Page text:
- Writers Retreat
- Writers in School
- OUR SUPPORTERS
Ashley Little’s Anatomy of a Girl Gang (Arsenal Pulp Press) reads largely as if it could have been written by one or several teenagers. Which is sort of the idea. The novel rotates among the first-person perspectives of its five teenage protagonists, members of the title gang, who form and disband with a bang over the course of a couple of seasons in Vancouver. Teen and gangsta slang abounds, enough so that Little ends the book with a glossary that you probably won’t need if you aren’t flummoxed by “hella” and “gat.”
One of the characters, Z, even delivers her sections entirely in a semi-phonetic hodgepodge of text-speak and graffiti shorthand. Some readers may find this hella annoying, but it’s not hard to imagine a real 13-year-old filling her diary with this sort of thing. The rebellious daughter of strict Chinese-American parents, Z is one of the sweeter characters in the book—she tags buildings not only with gang symbols but with the words “i love you”—and one of the most self-possessed. She identifies as gay even before she meets and falls for gang leader Mac, and she’s the one who seems to least depend on the gang for emotional sustenance.
For the others, though, the gang succors some primal psychic wound. Mac is gangland royalty by virtue of her well-connected biker uncle, but she mourns the potential artistic talent her upbringing by a “crack whore” mother has failed to nurture. (At one point, another character touchingly tells us that Mac has “been sitting at home, making crack, counting our money, watching TV, and learning to paint with Bob Ross all month.”)
Her best friend, Mercy, is the Indian-Canadian orphan of a cab-driver dad and a mother who was killed in a hit and run; naturally, given the book’s sometimes-too-neat symbolic logic, her passion is stealing cars. Kayos, née Kayla, is a weapons enthusiast who uses mixed martial arts to work out her anger at the stepfather who impregnated her at age 13, and Sly Girl is an on-and-off addict of just about everything, running from a beyond-violent upbringing on a First Nations reservation.
In press materials for the book, Little frames Anatomy of a Girl Gang as a “gangster love story,” modeled loosely on Romeo and Juliet. Which tells you how badly things will end, if the fog of hopelessness permeating these girls’ lives didn’t feel sufficiently fatalistic. As adaptors down through the ages have realized, the Shakespeare play gets at something essential about the sheer, sympathetic stupidity of teen love and violence. In that sense, it’s an apt model, but it does seem strange for a book based on Romeo and Juliet to treat its romance so offhandedly. Mac has previously “thought of dykes as weak and kind of nasty,” but we get little insight into how she falls so quickly into a lesbian relationship and what it does to her sense of identity. One moment she and Z are blushing at each other across a coffee shop; the next thing we know, they’re sharing a bed.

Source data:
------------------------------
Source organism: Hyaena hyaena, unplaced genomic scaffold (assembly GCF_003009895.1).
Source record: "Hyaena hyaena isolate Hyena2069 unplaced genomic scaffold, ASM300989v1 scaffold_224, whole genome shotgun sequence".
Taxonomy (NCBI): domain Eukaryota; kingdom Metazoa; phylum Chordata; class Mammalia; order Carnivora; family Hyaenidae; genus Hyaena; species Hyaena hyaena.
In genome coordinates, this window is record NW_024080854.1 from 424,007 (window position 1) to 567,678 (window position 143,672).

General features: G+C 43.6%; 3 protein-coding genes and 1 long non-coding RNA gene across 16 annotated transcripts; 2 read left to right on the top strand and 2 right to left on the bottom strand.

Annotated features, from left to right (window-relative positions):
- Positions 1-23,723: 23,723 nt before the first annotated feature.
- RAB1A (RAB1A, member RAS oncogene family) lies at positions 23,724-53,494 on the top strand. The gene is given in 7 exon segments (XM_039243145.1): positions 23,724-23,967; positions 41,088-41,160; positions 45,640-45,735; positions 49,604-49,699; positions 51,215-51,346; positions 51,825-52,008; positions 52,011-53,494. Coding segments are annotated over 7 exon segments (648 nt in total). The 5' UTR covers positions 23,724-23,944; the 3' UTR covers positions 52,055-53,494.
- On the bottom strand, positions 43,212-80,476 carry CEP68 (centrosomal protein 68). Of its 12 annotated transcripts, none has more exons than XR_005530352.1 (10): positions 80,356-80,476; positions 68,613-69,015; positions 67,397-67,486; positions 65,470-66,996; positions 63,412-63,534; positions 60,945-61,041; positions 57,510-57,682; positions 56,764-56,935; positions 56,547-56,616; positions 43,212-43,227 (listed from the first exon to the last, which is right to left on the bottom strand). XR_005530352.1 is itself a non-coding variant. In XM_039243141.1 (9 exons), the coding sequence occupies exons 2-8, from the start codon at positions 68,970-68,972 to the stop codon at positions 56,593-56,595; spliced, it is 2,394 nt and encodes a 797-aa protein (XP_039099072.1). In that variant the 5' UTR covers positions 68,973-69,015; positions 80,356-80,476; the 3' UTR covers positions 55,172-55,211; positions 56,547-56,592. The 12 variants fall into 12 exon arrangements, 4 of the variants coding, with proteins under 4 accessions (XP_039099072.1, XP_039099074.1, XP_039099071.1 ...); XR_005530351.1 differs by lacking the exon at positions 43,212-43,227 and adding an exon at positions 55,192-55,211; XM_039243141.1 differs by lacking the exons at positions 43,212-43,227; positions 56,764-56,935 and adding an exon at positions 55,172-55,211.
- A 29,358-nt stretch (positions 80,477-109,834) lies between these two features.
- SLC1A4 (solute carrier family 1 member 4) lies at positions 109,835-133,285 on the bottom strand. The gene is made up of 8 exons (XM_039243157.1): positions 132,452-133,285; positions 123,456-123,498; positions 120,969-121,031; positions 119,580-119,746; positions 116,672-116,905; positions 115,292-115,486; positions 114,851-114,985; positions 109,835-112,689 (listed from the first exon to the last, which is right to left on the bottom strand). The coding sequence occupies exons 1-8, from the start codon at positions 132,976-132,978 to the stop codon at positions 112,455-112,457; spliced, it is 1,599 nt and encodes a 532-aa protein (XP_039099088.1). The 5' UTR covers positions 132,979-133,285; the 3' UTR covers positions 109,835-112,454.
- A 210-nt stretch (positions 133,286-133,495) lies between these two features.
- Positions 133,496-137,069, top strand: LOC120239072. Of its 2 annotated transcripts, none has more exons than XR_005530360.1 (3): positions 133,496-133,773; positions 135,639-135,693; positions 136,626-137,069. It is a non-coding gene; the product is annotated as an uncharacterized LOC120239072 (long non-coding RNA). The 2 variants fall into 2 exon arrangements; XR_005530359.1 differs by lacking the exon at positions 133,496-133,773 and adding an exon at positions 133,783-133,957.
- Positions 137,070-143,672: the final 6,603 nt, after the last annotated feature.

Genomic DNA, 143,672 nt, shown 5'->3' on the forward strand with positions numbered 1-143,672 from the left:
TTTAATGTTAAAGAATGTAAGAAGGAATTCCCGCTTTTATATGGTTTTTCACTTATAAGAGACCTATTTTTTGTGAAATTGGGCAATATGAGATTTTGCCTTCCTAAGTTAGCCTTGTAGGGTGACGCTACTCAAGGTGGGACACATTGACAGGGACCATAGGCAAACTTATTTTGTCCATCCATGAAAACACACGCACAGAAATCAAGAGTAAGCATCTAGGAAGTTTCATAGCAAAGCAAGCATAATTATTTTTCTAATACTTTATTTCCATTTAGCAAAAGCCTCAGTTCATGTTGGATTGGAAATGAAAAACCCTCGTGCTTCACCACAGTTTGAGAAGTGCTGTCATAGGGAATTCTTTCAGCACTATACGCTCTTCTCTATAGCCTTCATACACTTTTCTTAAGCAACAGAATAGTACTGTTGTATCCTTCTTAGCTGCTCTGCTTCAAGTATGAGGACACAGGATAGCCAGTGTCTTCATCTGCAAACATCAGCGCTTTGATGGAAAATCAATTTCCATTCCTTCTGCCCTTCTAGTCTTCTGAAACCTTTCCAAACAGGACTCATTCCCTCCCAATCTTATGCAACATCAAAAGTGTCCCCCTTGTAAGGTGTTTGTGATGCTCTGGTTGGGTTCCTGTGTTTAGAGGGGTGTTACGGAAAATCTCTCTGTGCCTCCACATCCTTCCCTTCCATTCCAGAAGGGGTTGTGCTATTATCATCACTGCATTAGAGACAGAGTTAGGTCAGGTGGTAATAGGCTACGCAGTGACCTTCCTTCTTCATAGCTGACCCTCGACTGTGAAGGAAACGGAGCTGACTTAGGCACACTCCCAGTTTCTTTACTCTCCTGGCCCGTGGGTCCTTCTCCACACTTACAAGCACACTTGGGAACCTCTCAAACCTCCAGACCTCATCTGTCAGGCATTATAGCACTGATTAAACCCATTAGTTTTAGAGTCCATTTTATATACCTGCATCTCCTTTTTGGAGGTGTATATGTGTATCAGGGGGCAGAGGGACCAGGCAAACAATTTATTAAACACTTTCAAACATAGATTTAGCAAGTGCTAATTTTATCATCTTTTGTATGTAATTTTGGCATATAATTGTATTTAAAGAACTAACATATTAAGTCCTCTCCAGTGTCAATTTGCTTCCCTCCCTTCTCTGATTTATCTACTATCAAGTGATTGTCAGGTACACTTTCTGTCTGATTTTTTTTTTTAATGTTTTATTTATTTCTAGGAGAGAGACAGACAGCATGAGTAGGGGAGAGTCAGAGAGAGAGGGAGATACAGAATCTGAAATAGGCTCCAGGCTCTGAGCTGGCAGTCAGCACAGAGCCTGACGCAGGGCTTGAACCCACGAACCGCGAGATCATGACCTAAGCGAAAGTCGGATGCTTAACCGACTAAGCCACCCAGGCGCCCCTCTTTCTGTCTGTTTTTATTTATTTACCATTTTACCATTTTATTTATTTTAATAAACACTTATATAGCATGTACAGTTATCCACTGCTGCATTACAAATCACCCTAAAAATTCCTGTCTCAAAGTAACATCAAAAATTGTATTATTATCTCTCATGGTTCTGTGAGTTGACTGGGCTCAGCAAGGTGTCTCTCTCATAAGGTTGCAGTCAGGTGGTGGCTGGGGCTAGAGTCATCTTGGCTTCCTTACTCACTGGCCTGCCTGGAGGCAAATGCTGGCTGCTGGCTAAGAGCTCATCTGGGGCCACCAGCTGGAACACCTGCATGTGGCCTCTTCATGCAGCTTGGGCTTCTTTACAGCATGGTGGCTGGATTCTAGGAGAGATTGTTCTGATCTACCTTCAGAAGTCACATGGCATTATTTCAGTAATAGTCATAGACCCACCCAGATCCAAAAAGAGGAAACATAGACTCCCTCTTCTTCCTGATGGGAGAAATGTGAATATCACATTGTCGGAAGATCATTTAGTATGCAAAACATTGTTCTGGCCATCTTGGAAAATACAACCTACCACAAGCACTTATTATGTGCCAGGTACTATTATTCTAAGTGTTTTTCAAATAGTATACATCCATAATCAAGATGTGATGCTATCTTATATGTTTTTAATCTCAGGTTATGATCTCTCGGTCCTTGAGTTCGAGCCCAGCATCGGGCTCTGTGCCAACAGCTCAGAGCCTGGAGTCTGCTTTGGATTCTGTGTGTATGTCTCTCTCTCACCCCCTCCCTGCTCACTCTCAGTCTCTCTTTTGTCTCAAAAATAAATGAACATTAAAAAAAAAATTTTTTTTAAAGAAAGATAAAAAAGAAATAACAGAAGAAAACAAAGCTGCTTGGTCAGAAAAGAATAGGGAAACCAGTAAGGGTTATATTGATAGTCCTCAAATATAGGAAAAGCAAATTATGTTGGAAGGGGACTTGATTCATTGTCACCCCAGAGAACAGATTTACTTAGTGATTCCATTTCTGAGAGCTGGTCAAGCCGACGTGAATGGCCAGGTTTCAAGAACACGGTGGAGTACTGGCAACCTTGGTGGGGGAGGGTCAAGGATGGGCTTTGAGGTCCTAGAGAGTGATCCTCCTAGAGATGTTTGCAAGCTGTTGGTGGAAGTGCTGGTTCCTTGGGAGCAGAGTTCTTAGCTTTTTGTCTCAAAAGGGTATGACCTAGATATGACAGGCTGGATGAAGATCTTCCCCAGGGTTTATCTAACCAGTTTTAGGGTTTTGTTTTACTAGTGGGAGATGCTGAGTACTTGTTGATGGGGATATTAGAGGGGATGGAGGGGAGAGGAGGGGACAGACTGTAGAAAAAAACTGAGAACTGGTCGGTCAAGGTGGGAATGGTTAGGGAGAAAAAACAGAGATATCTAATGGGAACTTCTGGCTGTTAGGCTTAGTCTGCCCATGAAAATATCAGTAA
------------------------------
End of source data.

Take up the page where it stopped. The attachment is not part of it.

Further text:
That gets back to the book’s narrative style—the other thing placing Anatomy of a Girl Gang at some remove from Shakespeare. This is tough thematic territory to travel without coming off as a clueless outsider or leering voyeur, and it’s easy to imagine why first-person narration, grounded in the intensive research Little’s said she did, might seem like the best solution.
But if teens are already famously inarticulate, it compounds the problem to have them speak as they might to their journals or to friends they’re trying to impress. (Even the city of Vancouver, given voice in its own occasional chapters, seems to be haunted by the ghost of an eighth-grade poetry class’s second-best student.) We see the girls mainly as they choose to present themselves, and almost all the book’s action is filtered through their tough talk. Because they tend to stay on-message about their Dickensian backstories and criminal goals, we miss some of the connective tissue of human idiosyncrasy that lets characters truly move and live.
None of this is apt to matter much to one key demographic: kids hiding Anatomy of a Girl Gang from their parents. The book is far too raw in its depictions of rape, gunplay, and drug use to sit comfortably in the young-adult section, but it seems destined to shock and thrill younger readers—think Go Ask Alice minus the moralizing. The plot moves at top speed, much like the characters themselves: running headlong into the night, propelled by the certainty that everything will fall apart if you stop too long to think.
Anatomy of a Girl Gang
By Ashley Little
Arsenal Pulp Press
Paperback, 9781551525297, 254 pp.